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 The Beginning of Tulsa
By J. M. Hall (1927)

(c) Karolyn Kay Garland (1997)

Nothing here is free for the taking. This book is reproduced here with the permission of the copyright holder - see copyright statement.

 Page 70

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Brief Histories of the Earliest Tulsans (con't)

Photo of H E Woodward
        H. E. Woodward, or "Bert" Woodward, as he is known to the old timers, came to Tulsa in 1894 to take charge of the mail route that had been established between Tulsa and Cleveland. The writer was postmaster at that time. Miss Nellie Riley, a citizen of the Creek Nation, was teaching a little Indian school near the present site of Sand Springs. Miss Riley asked that Mr. Woodward be given her mail so that he could deliver it to her daily. This frequent meeting culminated in marriage. Their allotment south and east of Tulsa and some of the choice residential sections of the city are now on or adjacent to this property. Mr. and Mrs. Woodward reared five children, three daughters who are married, and one son and one daughter unmarried. The family home is at 1712 E. Twenty-first Street.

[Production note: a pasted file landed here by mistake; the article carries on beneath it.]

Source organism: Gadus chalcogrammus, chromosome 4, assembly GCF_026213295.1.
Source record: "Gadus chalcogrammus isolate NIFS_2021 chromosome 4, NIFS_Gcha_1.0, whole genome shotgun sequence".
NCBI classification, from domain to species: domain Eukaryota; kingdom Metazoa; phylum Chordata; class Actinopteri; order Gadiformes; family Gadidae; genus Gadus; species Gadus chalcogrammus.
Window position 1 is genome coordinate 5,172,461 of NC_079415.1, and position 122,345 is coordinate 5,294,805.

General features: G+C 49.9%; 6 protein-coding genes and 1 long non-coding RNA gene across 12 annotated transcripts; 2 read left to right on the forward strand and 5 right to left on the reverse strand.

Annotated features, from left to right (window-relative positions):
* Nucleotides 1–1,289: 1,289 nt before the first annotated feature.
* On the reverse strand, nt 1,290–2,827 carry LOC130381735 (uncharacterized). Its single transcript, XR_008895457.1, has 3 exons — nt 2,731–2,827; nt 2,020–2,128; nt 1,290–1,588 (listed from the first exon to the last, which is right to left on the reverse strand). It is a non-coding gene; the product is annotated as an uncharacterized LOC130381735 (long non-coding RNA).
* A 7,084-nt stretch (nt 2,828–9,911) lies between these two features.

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        Reuben Partridge, a member of the Creek tribe of Indians, was one of the younger fellows who has been in Tulsa since four or five years after the location of the town. He is entitled to be mentioned in this history because he is the oldest of a number of young fellows who came to Tulsa between 1882 and 1900, the period this story is intended to cover. The story mentions only those who were 21 or older at that time. Partridge clerked in the Hall store several years and also acted as interpreter. For many years he has been in the real estate business, also acting as interpreter for other real estate men and for oil men. He is now living with his family near the University of Tulsa.

Photo of Paul Clinton

        Paul Clinton also chose business for his career, returning to Red Fork to start after completing his schooling. He engaged in numerous activities but for many years has been in the real estate business, in which he has been very successful. He married a Vinita girl and lives, with his family, at 1602 S. Denver ave.

Honorable Legus C. Perryman was a prominent and influential statesman in the Creek nation. He lived on a farm near the river south of Tulsa until 1887 when he built a small house near the corner of Eighth and Main streets in Tulsa and moved into the village.
        During the Civil war the Creeks were divided in their loyalty. Legus Perryman's fidelity was toward the Union and he served as a sergeant major. After the war he was a judge of the Coweta district Court (Indian) for six years and a member of the House of Warriors in the Creek legislature for many years. He was elected chief of the Creek Nation in 1887 and thereafter was known as "Governor"

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